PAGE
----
and well being of the people here from the way people are dressed on the street. Particularly, young people, who often live in a torn up dormitory or other severely substandard housing, tend to invest in a few articles of nice, flashy, or fashionable clothing so as to make a good impression in spite of their difficulties. Our cook Marina, who with her sister and two children lives in Belogorsk in a tiny cheap rental with an outhouse. Marina dresses in bright cheerful clothing. She asked me to buy her a Nokia classic mobile phone last Winter and paid it off in several months by setting aside a day's pay each week. I wish she would use it less when she is on the job but she is happy to feel a part of the modern world with a phone like mine. I should be ashamed that I had felt deprived because I had no iPad like one of my American colleagues.
I am no clothes horse but in an architectural way we are doing the same thing here with our building project. We have begun to make an impression that is misleading. Looking at the artistic reconstruction of old buildings and our use of mission tile you could get the impression that this mission is rolling in dough. In fact quite the opposite is true. We try to build only when we have money, so building has been sporadic, halting and slow.
We buy used roofing tile dirt cheap and scrub it clean so we can make a good impression on visitors. We employ tile, hardware, doors and windows we received in humanitarian aid containers, and old building blocks and bricks we inherited from previous owners of this property years ago when we bought it. We use free stones from the creek for our rock facades and employ cheap local builders for most projects. We do feed our workers so as to make them satisfied with a low paycheck. That's where our cook comes in.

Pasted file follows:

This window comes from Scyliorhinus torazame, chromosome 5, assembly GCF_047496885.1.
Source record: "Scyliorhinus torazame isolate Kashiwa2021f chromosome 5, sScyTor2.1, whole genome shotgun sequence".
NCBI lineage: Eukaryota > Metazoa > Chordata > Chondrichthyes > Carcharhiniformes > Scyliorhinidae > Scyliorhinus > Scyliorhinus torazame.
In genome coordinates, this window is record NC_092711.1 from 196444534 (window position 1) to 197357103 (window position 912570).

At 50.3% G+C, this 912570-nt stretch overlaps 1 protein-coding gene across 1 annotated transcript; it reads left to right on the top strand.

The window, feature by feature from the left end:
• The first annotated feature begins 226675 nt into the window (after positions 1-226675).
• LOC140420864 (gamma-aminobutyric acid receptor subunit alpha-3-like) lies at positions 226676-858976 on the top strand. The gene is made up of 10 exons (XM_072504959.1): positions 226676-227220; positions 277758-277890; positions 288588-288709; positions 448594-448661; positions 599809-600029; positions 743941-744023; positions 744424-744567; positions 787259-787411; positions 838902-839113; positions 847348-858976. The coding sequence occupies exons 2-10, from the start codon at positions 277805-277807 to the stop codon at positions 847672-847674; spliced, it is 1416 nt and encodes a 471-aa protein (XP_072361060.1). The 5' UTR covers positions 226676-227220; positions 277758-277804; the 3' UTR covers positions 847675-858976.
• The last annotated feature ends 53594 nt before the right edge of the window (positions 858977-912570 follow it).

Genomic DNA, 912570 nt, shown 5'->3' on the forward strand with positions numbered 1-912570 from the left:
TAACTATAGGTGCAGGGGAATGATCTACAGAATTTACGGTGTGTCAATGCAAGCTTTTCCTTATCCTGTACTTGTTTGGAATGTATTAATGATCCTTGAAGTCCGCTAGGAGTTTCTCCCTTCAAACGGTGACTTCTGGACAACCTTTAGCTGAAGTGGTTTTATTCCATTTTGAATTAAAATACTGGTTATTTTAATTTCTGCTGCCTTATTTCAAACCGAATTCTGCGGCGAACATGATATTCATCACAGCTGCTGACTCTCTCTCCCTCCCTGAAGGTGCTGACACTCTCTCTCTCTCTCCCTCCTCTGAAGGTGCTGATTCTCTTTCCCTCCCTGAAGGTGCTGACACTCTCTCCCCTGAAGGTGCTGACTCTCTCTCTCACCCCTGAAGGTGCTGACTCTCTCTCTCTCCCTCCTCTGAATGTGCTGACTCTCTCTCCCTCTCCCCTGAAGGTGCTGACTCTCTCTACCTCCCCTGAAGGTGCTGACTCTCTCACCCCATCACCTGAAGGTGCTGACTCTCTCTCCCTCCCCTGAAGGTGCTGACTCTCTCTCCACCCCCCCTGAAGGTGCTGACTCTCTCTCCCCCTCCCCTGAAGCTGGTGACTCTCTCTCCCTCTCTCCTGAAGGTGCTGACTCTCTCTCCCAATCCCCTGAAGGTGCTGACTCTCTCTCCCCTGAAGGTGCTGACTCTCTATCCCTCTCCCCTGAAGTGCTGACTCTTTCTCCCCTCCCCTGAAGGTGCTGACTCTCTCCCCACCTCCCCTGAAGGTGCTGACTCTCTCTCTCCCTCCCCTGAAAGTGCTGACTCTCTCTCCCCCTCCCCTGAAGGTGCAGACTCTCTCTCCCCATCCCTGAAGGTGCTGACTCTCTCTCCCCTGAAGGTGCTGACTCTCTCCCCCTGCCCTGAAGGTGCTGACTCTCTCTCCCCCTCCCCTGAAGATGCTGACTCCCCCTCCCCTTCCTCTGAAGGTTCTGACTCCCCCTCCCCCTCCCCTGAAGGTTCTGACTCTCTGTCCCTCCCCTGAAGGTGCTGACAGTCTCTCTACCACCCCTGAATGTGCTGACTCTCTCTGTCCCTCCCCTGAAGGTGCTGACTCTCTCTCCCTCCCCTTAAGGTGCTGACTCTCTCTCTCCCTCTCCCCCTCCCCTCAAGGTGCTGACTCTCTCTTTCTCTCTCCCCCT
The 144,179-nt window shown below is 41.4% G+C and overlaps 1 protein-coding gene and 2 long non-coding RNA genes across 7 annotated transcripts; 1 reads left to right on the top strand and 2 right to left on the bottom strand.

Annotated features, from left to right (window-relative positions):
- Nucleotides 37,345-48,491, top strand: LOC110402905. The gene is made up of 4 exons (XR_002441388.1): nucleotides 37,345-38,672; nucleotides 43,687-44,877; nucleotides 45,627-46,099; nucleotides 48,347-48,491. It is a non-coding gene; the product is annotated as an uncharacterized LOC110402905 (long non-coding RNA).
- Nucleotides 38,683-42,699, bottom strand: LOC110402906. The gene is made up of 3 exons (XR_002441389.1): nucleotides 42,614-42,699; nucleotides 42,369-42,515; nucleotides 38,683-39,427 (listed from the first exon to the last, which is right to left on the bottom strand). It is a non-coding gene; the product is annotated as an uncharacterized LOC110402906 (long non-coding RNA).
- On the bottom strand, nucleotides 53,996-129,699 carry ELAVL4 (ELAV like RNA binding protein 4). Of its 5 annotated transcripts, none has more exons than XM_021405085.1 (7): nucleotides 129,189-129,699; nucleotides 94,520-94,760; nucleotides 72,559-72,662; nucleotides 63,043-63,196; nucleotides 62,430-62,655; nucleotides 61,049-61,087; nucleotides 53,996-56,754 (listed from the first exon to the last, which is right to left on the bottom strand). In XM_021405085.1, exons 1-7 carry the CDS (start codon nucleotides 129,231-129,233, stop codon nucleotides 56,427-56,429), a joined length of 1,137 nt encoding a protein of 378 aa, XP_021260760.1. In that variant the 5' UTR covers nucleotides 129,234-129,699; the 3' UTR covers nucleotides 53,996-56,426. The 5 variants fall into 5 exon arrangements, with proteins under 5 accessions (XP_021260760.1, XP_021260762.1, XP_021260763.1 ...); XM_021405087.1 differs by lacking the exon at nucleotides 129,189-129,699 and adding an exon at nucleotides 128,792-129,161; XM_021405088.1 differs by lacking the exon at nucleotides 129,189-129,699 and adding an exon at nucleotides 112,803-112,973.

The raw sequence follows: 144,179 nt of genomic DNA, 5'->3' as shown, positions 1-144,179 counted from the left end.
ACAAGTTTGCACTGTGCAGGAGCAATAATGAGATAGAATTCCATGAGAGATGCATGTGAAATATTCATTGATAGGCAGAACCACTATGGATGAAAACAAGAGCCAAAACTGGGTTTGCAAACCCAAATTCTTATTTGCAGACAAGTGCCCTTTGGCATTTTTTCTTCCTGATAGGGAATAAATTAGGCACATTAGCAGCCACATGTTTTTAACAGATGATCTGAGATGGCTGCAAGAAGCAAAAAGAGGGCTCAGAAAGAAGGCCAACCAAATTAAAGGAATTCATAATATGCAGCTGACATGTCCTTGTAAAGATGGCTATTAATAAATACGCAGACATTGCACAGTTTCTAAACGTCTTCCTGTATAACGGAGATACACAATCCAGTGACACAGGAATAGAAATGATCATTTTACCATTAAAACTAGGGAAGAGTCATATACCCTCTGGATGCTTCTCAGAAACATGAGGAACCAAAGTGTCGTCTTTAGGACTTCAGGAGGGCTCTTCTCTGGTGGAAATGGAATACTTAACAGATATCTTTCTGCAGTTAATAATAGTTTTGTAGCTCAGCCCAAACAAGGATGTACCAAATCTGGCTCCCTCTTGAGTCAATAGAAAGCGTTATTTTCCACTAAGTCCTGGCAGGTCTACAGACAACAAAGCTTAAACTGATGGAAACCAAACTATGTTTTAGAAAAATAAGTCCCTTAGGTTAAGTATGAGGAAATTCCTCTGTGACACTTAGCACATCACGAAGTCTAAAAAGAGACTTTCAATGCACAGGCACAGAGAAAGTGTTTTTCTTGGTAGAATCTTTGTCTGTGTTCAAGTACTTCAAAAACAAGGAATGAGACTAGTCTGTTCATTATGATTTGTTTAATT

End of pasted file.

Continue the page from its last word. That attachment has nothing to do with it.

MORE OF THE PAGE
In the Spring when we start preparing for children's camps we take on larger projects by faith. Our faith is rewarded, but not always without difficulty. This year we have been trying to build a picnic patio and are turning an old woodshed (foreground above) into a tiny guest cabin. This is to make the site ready for visitors, more camps and orphan housing construction. Money is needed for this and some has come in, for which we thank you who have given. YOU ARE THE BEST, But somehow recently the money has gotten stuck on the way here. It seems that not everyone who helps us in the West has committed to do so when we need the help, but only when they feel there is free time available. So as I type this we have our first camp workers coming in a week, No groceries for camp purchased, foundation personnel unpaid, workers, who we usually pay weekly and feed daily, waiting for unpaid wages, some miraculously free fish in the freezer and 55 dollars in pocket to buy camp provender feed 8 people this week and buy necessary building materials.
Its after lunch now. We fed 5 grownups and two children with these fish, potatoes, bread and a green salad.
Stay tuned for a blog about the all night prayer meeting.
Love & Blessings from Crimea, Ukraine,